Fingerprints and DNA, the electro hum of 0 1
Scan the love songs in my texts from your blow-up house in ECHELON
Privacy has had its’ day, print my face for show and tell
These methods are for hidden men the legacy of
COINTELPROtected by the weight of state, defended by the party line
Profit needs security and progress is a state of mind
October 15 2007,
The culmination of two years
spying on environmental, anti-war,
anarchist and indigenous activists,
heightening awareness to the depth and extent to which we can be surveyed.
Note: The image captured by Andrew Ross is of the glass door at the entrance to the Whanganui Computer, the once upon a time repository of the computerised information about NZ citizen. The door was damage in 1982 when Neil Roberts approached the front door with an amount of explosives, detonating at the glass doors and causing some damage. Neil’s action were of a political motivation, protesting at the growing shadow of the state into individuals lives. I think this image is important to this song as just over 25 years later the evidence of the states ability to spy on citizens was brought to the fore as on October 15, 2007, the police asserted its’ dominance with armed defender squads and accusations of terrorism. Which is the more extreme action?
Yeah everybody’s caught in this war
Between better judgment and acquiescence
In the minds’ battlefields perception
Provokes decision so be aware
It’s psychological abuse to deny What should be, but isn’t
Too quickly discounted are dreams For debilitation, madness …Whyt
Go scan the horizon, for a flag promoting peace
Find a dove with an olive branch, a roasting tray underneath
Look for the holy man, find the filings of his sharpened teeth
Seek the truth behind the spin, get pepper-sprayed by police
Sometimes a shoulder’s needed
They’re compassionless these flocks of shells
Then your confidence fails you and you damn it all to hell
There’s a minefield in the playground, it’s explosive in your mind
Beware those claiming righteousness, advance the might of any kind
In a world set to label you, your moods and shopping needs defined
On the stage the wrongs put right, you struggle to find the time
Sometimes a shoulder’s needed when living’s like a prison cell
Restraint maintains the status quo it’s sugar sweetened I can tell
The sun melts away the night, if you let it you’ll feel warm
Ma said, “Don’t ever play with fire”, now it’s turning up to burn
The camp’s expand in Purity and sing the Lord his love is stern
And proclaim the original sin, was to question and to learn
Sometimes a shoulder’s needed or some shelter or a meal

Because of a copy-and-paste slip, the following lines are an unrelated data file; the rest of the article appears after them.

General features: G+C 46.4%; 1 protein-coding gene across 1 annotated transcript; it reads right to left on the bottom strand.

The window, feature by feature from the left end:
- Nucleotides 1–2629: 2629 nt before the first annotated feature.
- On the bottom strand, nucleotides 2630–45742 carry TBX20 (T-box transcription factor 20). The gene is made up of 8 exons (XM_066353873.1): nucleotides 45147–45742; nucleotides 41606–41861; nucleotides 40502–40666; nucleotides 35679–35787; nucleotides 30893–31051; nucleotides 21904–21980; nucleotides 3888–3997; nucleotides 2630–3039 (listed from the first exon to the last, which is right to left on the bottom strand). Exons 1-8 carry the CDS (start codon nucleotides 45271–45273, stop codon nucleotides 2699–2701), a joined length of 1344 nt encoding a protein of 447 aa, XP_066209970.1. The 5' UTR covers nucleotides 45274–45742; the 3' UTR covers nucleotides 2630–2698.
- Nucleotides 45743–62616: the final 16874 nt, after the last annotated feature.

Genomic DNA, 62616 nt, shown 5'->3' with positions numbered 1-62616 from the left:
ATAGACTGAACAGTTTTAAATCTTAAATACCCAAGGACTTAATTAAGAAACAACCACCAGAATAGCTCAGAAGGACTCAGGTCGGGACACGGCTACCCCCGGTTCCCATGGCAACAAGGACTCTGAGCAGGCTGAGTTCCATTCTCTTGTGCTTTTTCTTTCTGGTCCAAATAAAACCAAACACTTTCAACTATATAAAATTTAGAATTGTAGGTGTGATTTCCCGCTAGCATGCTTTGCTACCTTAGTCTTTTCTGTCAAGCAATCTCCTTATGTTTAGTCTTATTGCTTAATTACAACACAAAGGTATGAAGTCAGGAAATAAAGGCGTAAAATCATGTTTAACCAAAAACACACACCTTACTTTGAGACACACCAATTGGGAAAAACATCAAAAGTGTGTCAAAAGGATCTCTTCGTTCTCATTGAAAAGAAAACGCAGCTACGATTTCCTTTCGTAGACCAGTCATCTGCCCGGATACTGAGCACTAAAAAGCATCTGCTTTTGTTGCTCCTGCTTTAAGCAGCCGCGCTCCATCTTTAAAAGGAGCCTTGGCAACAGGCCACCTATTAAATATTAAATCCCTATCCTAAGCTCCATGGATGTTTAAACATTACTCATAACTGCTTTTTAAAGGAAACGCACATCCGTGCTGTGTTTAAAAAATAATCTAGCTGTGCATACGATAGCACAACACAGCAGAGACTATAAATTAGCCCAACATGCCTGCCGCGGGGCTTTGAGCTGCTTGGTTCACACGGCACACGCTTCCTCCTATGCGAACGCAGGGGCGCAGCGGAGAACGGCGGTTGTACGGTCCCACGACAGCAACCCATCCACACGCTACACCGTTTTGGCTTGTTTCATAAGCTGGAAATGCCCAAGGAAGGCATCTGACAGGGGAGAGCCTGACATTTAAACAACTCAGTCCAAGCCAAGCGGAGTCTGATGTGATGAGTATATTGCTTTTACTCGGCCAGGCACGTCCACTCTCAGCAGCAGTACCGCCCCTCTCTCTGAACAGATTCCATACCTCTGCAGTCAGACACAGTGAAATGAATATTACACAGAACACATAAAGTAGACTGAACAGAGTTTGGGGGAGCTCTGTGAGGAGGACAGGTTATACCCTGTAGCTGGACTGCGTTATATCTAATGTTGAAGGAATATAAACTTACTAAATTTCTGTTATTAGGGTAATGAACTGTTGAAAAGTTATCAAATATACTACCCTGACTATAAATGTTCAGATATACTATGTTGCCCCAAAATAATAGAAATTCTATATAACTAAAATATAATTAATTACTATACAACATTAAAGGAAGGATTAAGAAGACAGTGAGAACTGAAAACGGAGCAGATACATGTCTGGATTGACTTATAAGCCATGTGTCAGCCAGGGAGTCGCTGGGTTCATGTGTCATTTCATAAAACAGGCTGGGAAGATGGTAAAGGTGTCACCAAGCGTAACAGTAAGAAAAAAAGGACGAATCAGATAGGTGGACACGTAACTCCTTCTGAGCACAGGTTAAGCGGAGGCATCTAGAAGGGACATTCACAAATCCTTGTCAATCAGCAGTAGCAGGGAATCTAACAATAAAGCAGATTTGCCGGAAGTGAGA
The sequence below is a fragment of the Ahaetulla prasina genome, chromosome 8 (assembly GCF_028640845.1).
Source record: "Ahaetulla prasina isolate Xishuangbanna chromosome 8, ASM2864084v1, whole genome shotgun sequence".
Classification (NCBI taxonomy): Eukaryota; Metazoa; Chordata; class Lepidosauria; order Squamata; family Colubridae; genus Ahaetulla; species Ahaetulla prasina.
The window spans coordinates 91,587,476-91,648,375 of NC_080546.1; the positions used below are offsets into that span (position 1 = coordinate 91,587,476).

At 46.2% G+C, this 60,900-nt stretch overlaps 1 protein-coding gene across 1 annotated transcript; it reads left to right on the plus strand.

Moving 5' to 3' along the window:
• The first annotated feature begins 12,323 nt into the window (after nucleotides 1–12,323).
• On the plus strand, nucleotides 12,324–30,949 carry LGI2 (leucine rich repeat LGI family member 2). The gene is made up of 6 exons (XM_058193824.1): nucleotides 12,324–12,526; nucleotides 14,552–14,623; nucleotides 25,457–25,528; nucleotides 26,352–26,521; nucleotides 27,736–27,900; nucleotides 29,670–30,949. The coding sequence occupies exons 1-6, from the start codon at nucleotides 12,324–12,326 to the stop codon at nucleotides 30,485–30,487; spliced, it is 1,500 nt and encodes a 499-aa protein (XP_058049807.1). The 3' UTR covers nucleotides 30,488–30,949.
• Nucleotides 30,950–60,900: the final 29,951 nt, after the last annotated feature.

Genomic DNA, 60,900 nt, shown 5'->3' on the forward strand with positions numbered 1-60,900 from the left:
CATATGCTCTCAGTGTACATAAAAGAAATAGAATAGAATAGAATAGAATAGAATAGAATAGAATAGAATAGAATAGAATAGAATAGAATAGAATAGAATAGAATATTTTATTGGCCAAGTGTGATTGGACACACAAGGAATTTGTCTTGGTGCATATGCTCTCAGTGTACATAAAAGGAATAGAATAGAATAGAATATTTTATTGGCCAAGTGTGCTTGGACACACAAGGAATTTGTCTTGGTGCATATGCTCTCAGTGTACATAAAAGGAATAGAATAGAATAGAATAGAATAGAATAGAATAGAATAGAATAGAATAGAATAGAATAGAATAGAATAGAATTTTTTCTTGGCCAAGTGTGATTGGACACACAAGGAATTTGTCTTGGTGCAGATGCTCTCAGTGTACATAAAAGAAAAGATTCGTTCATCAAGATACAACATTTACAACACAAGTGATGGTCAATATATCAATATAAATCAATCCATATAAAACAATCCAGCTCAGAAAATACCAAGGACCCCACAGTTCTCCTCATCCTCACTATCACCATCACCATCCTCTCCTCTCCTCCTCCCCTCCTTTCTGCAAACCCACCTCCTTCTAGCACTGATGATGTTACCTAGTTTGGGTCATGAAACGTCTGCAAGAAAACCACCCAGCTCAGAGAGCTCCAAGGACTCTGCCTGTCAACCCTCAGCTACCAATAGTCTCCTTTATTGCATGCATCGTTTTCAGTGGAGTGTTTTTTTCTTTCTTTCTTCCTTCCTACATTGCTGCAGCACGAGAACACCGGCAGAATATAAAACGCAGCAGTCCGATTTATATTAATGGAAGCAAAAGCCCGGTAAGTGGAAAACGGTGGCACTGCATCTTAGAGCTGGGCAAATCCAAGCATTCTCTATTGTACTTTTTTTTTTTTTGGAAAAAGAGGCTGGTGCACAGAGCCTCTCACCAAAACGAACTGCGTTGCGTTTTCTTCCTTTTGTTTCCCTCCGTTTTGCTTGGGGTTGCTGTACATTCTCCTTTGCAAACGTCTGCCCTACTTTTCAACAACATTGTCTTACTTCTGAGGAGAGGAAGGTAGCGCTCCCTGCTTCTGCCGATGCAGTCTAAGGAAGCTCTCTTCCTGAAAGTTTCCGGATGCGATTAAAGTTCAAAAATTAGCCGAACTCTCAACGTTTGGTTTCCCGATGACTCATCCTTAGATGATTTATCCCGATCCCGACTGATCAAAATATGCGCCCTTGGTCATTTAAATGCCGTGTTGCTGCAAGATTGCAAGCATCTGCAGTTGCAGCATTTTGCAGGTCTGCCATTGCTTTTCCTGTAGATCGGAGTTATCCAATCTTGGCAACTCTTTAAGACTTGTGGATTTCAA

When freedom’s gained at thrice the price
Can you buy the health to heal?
Sometimes a shoulder’s needed or some shelter or a meal
It’s a miracle you’re an optimist, ‘cos sometimes your hell is real
We fight the fight for improvement
Stop them ecocidal lunatic confusement
Because we nah dead although them continue killing
Maiming, executing, imprisoning, polluting
All this crime that them do cannot defeat
The purpose, the will, the words to speak
The truth, the fact, no hidden crap
Just stay on track, just stay on track
Tower’s tale of fleeing feet
Sniper’s tale of aim and bleed
Wall’s tale of cordoned peace
Tell tales on the victim
Doesn’t matter who’s the holy one in the promised land
Only who’s continuing the disaster of genocide on man
Blame the soldier not the stone, the throw, the hand
See a murder excused by the invader’s demands
These goliath massacres witnessed by the world
Displacement occupation where imposers build
Upon ancient scriptures used to justify walls
Atrocities and horrors for refusing alien rule
Bulldozers, despair, repel, dismantle
Detention, terror, demolition, torture
Checkpoints, intifada, curfew, lookout tower
A home with no restrictions, no anguish, no slaughter
These misguided axes, vicious in their misery
Seeking to exterminate while asking for sympathy
These mighty olive trees, radiant majesty
Sustenance of land and people universally
The axe blames the fallen olive tree
The olive tree falls to the blaming axe
Falling to the axe the olive tree is blamed
The steal of the blade says the trunk of the tree attacked
“From the window in my small cell
I can see your massive cell”
End of a Discussion With a Jailer, Samih Al-Qasim.
Thank you ActiveStills for the inspirational work in telling these stories.
I am a man to gather data’s dust
I am a man of sneaky schemes
I am a man of hidden intent
Who is secretly sent, I stoop to any means
I convey the secrets of acquaintance & friends
The ambitious talk & the radical plan
I am entrapment to the wait of police hands
I am a man of sneaky means
I am a man to gather trouble’s trust
I am a man who earns a buck
I am a man with powerful friends
Who’ll use any means while I’m in good luck
I travel & meet, I sleep & I play
I live this deceit, and live on good pay
It’s espionage in the bold light of day
Don’t believe what I say I am a man of errant luck
Gone, it’s all finished!
It’s all public and kaput!
Leaving Robert named
Crowned king of ill-repute
Hard drive got corrupt
Reveal the evidence in email
It was the
Scores of police contact
That tore away the veil
Is, Is he? Isn’t he? Isn’t he? Is! S P Y
I am a man of tradition unmasked
I am a man with a decade laid waste
I am a man whose friends have all split
This Judas kiss tastes of shame & disgrace
I collected & kept, I passed it along
The gossip & gas in the big hunt for wrong
To the powers in power who plan & respond
Who have left me & gone
With the fallout of this famed disgrace
This song is about a chap from the city of Christchurch, Aotearoa New Zealand, who was ousted for being an undercover informant for the NZ police. For 10 years he toured the country, at quite some expense to the NZ tax payer, gathering trivia and detail on the actions of various activist groups. This James Bond was uncovered when his partner at the time was asked to fix his malfunctioning computer. She discovered years of contact with the police.
There is an article here from PEACE RESEARCHER giving an in depth look at this story
Super big thanks to Garage Collective who created this beautiful image to accompany the song.